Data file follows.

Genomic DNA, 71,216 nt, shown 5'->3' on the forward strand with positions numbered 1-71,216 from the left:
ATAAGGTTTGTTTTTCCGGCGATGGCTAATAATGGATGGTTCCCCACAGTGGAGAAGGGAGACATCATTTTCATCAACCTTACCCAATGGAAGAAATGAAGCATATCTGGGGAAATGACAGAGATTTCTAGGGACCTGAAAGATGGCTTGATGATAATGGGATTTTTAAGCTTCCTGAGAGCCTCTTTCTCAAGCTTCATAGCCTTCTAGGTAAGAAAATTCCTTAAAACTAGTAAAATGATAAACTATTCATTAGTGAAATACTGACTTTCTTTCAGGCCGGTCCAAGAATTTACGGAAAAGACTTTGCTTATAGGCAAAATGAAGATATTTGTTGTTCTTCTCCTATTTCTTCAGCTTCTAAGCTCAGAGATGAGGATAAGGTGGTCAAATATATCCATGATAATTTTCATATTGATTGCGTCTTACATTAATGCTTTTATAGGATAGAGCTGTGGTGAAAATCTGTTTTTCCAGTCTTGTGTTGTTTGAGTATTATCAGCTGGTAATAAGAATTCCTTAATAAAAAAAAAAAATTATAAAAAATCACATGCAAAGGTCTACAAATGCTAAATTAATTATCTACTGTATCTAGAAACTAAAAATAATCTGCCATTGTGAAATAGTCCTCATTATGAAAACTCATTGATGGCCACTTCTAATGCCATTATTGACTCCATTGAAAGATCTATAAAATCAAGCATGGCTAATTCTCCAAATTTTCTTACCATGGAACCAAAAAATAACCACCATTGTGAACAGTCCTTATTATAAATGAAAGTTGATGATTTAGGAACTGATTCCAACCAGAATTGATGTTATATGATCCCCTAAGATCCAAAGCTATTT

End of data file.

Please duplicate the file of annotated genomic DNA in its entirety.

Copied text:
Genomic DNA, 71,216 nt, shown 5'->3' on the forward strand with positions numbered 1-71,216 from the left:
ATAAGGTTTGTTTTTCCGGCGATGGCTAATAATGGATGGTTCCCCACAGTGGAGAAGGGAGACATCATTTTCATCAACCTTACCCAATGGAAGAAATGAAGCATATCTGGGGAAATGACAGAGATTTCTAGGGACCTGAAAGATGGCTTGATGATAATGGGATTTTTAAGCTTCCTGAGAGCCTCTTTCTCAAGCTTCATAGCCTTCTAGGTAAGAAAATTCCTTAAAACTAGTAAAATGATAAACTATTCATTAGTGAAATACTGACTTTCTTTCAGGCCGGTCCAAGAATTTACGGAAAAGACTTTGCTTATAGGCAAAATGAAGATATTTGTTGTTCTTCTCCTATTTCTTCAGCTTCTAAGCTCAGAGATGAGGATAAGGTGGTCAAATATATCCATGATAATTTTCATATTGATTGCGTCTTACATTAATGCTTTTATAGGATAGAGCTGTGGTGAAAATCTGTTTTTCCAGTCTTGTGTTGTTTGAGTATTATCAGCTGGTAATAAGAATTCCTTAATAAAAAAAAAAAATTATAAAAAATCACATGCAAAGGTCTACAAATGCTAAATTAATTATCTACTGTATCTAGAAACTAAAAATAATCTGCCATTGTGAAATAGTCCTCATTATGAAAACTCATTGATGGCCACTTCTAATGCCATTATTGACTCCATTGAAAGATCTATAAAATCAAGCATGGCTAATTCTCCAAATTTTCTTACCATGGAACCAAAAAATAACCACCATTGTGAACAGTCCTTATTATAAATGAAAGTTGATGATTTAGGAACTGATTCCAACCAGAATTGATGTTATATGATCCCCTAAGATCCAAAGCTATTT